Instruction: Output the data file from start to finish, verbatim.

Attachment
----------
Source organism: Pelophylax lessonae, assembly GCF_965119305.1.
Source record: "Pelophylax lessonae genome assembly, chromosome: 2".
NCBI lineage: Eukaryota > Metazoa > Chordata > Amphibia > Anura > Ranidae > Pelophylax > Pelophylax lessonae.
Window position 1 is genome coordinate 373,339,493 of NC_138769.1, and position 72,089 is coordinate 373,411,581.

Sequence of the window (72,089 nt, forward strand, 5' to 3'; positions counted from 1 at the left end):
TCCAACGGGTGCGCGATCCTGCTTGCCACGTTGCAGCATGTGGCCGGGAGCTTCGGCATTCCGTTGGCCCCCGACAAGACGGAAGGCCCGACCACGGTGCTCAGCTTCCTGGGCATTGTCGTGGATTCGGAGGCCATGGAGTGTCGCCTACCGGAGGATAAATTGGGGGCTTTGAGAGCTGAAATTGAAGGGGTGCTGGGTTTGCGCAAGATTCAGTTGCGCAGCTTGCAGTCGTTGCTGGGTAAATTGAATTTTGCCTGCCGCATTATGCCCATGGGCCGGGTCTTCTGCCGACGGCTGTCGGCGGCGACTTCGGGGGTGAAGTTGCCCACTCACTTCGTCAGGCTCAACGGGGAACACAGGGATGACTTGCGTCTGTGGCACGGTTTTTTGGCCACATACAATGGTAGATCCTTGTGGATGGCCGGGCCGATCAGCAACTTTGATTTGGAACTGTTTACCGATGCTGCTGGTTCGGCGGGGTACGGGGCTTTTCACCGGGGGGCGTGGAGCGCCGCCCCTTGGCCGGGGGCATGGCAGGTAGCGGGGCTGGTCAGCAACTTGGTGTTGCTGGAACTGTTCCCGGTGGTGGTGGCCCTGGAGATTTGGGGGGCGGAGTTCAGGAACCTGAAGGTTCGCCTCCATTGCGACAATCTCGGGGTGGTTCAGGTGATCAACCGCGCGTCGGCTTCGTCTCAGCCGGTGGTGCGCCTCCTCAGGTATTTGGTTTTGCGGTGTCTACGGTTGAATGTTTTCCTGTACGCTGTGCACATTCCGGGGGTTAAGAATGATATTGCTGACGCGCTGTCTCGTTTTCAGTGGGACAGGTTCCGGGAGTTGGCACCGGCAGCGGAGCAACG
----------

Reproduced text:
Source organism: Pelophylax lessonae, assembly GCF_965119305.1.
Source record: "Pelophylax lessonae genome assembly, chromosome: 2".
NCBI lineage: Eukaryota > Metazoa > Chordata > Amphibia > Anura > Ranidae > Pelophylax > Pelophylax lessonae.
Window position 1 is genome coordinate 373,339,493 of NC_138769.1, and position 72,089 is coordinate 373,411,581.

Sequence of the window (72,089 nt, forward strand, 5' to 3'; positions counted from 1 at the left end):
TCCAACGGGTGCGCGATCCTGCTTGCCACGTTGCAGCATGTGGCCGGGAGCTTCGGCATTCCGTTGGCCCCCGACAAGACGGAAGGCCCGACCACGGTGCTCAGCTTCCTGGGCATTGTCGTGGATTCGGAGGCCATGGAGTGTCGCCTACCGGAGGATAAATTGGGGGCTTTGAGAGCTGAAATTGAAGGGGTGCTGGGTTTGCGCAAGATTCAGTTGCGCAGCTTGCAGTCGTTGCTGGGTAAATTGAATTTTGCCTGCCGCATTATGCCCATGGGCCGGGTCTTCTGCCGACGGCTGTCGGCGGCGACTTCGGGGGTGAAGTTGCCCACTCACTTCGTCAGGCTCAACGGGGAACACAGGGATGACTTGCGTCTGTGGCACGGTTTTTTGGCCACATACAATGGTAGATCCTTGTGGATGGCCGGGCCGATCAGCAACTTTGATTTGGAACTGTTTACCGATGCTGCTGGTTCGGCGGGGTACGGGGCTTTTCACCGGGGGGCGTGGAGCGCCGCCCCTTGGCCGGGGGCATGGCAGGTAGCGGGGCTGGTCAGCAACTTGGTGTTGCTGGAACTGTTCCCGGTGGTGGTGGCCCTGGAGATTTGGGGGGCGGAGTTCAGGAACCTGAAGGTTCGCCTCCATTGCGACAATCTCGGGGTGGTTCAGGTGATCAACCGCGCGTCGGCTTCGTCTCAGCCGGTGGTGCGCCTCCTCAGGTATTTGGTTTTGCGGTGTCTACGGTTGAATGTTTTCCTGTACGCTGTGCACATTCCGGGGGTTAAGAATGATATTGCTGACGCGCTGTCTCGTTTTCAGTGGGACAGGTTCCGGGAGTTGGCACCGGCAGCGGAGCAACG